Groveland board to fill vacancy, names Kampa interim GM
Nancy Mora and Lawrence Soe submitted applications to fill a vacancy created by the departure of former GCSD director Scott Wemmer. The two candidates will be interviewed by the board at 6 p.m. Saturday in the Tenaya Elementary School cafeteria, located at 19177 Highway 120 in Groveland.
The board will consider making a selection after conducting the interviews and receiving public input.
Soe previously applied for a seat on the GCSD board in November when there were two vacancies, but he had to withdraw from the running because he was not registered to vote in the county at the time.
County Clerk Debi Bautista confirmed that Soe registered to vote online Wednesday, the final day that applications could be submitted for the vacancy on the GCSD board. All directors must live in the district and be registered to vote in the county.
Soe is an engineer for the San Francisco Public Utilities Commission and works out of Moccasin. He lives in Pine Mountain Lake most of the time but previously lived in the Bay Area, where he was registered to vote before Wednesday.
Bautista said that Soe used a South San Francisco mailing address for his registration.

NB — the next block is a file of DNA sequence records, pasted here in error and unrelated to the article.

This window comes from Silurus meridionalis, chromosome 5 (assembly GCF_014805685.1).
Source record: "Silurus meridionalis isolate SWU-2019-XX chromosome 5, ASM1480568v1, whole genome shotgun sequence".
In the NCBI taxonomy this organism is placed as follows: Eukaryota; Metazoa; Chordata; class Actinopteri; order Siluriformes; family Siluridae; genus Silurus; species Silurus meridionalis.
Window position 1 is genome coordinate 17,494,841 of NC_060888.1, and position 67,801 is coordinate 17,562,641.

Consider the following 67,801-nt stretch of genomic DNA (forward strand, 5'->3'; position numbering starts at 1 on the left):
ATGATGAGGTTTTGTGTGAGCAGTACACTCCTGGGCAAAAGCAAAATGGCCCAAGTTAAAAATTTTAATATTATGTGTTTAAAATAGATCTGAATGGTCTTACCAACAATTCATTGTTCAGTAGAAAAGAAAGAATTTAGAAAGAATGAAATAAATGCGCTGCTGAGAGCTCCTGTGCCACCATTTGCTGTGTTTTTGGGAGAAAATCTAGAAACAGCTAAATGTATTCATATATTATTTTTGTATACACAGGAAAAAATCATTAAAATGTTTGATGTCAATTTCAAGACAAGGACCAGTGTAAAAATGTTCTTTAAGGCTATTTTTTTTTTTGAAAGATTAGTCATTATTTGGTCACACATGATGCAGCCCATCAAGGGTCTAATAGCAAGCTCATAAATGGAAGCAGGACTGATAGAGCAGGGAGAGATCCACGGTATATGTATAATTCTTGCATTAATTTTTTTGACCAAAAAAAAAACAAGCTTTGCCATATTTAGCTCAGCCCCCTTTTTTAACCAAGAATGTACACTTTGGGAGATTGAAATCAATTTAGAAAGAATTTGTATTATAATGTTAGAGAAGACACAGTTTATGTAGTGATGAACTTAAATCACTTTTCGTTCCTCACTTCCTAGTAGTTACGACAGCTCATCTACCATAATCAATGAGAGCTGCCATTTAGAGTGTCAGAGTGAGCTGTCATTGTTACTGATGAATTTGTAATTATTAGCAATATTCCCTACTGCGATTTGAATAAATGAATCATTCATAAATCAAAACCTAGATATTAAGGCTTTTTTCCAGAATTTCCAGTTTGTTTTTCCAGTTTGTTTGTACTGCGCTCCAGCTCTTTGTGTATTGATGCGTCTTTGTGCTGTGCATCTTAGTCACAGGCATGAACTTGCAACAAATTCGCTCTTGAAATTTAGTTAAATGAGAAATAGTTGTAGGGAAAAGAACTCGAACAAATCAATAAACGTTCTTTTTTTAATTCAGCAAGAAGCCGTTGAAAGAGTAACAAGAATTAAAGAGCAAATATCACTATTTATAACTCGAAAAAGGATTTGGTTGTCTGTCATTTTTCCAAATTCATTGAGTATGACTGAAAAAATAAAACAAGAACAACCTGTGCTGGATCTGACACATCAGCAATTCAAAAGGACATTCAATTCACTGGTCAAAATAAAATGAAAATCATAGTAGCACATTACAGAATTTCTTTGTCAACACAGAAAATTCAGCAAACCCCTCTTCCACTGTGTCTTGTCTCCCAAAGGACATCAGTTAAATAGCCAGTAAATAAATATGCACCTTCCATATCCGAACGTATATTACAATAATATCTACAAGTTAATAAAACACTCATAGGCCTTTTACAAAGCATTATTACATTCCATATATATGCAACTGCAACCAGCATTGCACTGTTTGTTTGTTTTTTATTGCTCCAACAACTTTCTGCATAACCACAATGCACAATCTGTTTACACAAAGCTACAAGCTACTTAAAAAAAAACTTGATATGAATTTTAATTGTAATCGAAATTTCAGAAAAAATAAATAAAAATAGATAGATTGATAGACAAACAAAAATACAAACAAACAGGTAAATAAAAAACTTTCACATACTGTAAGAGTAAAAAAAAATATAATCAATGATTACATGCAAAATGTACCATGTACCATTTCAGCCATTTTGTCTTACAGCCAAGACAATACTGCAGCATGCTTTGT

In a phone interview, Soe said he didn’t realize the meeting was Saturday and had been planning to go sailing in the Bay Area because he had a four-day weekend. He said that he would have to change his plans and return to Groveland on Saturday.
Soe said he wasn’t encouraged to apply for the seat by anyone. He said that he originally applied in November after receiving a letter from the district soliciting potential applicants.
After Soe was forced to drop out last time, the GCSD board appointed Spencer Edwards to one of the vacancies. The Tuolumne County Board of Supervisors appointed Janice Kwiatkowski to fill the remaining vacancy in December.
Soe, who listed his age as “mid life” on his application, said he became interested in applying again after Wemmer’s surprise resignation in January. Wemmer cited undue public scrutiny on his family and their businesses as his reason for leaving.
“Everything that keeps coming out in the news is people quitting and it sounds like there’s some issues with people not seeing eye to eye,” Soe said. “I don’t know any of them, I don’t know any backgrounds or whose connected to who, so I figured I’ll be able to help out.”
If appointed, Soe said he will have to inform the city of San Francisco to avoid any potential conflicts of interest because GCSD purchases its water supply from the city out of Hetch Hetchy Reservoir and Cherry Lake.
Soe said many SFPUC employees have served for public agencies in areas covered by the utility, which stretches from the Hetch Hetchy Valley to the Bay Area.
“There’s no way around it,” Soe said. “If I have to make decisions (as a GCSD director) on things that might affect SFPUC projects, I may have to recuse myself.”
Mora, 60, could not be reached for comment Thursday afternoon, but her application stated she retired three years ago and moved back to California from Texas. She has an address within the district and has been registered to vote in the county since 2016, according to Bautista.